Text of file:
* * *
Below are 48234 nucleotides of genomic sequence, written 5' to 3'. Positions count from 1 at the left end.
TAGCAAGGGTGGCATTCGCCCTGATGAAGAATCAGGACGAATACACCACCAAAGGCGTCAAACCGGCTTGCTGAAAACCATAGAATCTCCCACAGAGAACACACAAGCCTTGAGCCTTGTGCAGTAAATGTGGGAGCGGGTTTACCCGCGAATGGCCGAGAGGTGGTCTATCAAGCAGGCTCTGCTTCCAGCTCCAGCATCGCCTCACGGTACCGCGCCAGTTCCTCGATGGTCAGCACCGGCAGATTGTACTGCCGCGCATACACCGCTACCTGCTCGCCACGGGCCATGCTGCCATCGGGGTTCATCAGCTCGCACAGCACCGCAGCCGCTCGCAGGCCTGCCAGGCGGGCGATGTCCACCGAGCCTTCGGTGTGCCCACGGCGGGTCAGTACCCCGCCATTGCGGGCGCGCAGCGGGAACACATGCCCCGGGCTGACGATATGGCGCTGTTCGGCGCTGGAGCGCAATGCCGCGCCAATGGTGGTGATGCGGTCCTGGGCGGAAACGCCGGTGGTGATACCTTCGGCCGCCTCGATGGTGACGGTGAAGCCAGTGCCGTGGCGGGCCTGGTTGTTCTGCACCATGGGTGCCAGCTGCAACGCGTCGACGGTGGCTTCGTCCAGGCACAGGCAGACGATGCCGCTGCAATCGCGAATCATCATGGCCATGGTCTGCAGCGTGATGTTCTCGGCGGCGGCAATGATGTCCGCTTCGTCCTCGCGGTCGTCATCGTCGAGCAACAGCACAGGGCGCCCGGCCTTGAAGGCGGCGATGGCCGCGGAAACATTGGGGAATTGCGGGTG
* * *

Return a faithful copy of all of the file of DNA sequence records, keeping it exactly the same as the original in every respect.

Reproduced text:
Below are 48234 nucleotides of genomic sequence, written 5' to 3'. Positions count from 1 at the left end.
TAGCAAGGGTGGCATTCGCCCTGATGAAGAATCAGGACGAATACACCACCAAAGGCGTCAAACCGGCTTGCTGAAAACCATAGAATCTCCCACAGAGAACACACAAGCCTTGAGCCTTGTGCAGTAAATGTGGGAGCGGGTTTACCCGCGAATGGCCGAGAGGTGGTCTATCAAGCAGGCTCTGCTTCCAGCTCCAGCATCGCCTCACGGTACCGCGCCAGTTCCTCGATGGTCAGCACCGGCAGATTGTACTGCCGCGCATACACCGCTACCTGCTCGCCACGGGCCATGCTGCCATCGGGGTTCATCAGCTCGCACAGCACCGCAGCCGCTCGCAGGCCTGCCAGGCGGGCGATGTCCACCGAGCCTTCGGTGTGCCCACGGCGGGTCAGTACCCCGCCATTGCGGGCGCGCAGCGGGAACACATGCCCCGGGCTGACGATATGGCGCTGTTCGGCGCTGGAGCGCAATGCCGCGCCAATGGTGGTGATGCGGTCCTGGGCGGAAACGCCGGTGGTGATACCTTCGGCCGCCTCGATGGTGACGGTGAAGCCAGTGCCGTGGCGGGCCTGGTTGTTCTGCACCATGGGTGCCAGCTGCAACGCGTCGACGGTGGCTTCGTCCAGGCACAGGCAGACGATGCCGCTGCAATCGCGAATCATCATGGCCATGGTCTGCAGCGTGATGTTCTCGGCGGCGGCAATGATGTCCGCTTCGTCCTCGCGGTCGTCATCGTCGAGCAACAGCACAGGGCGCCCGGCCTTGAAGGCGGCGATGGCCGCGGAAACATTGGGGAATTGCGGGTG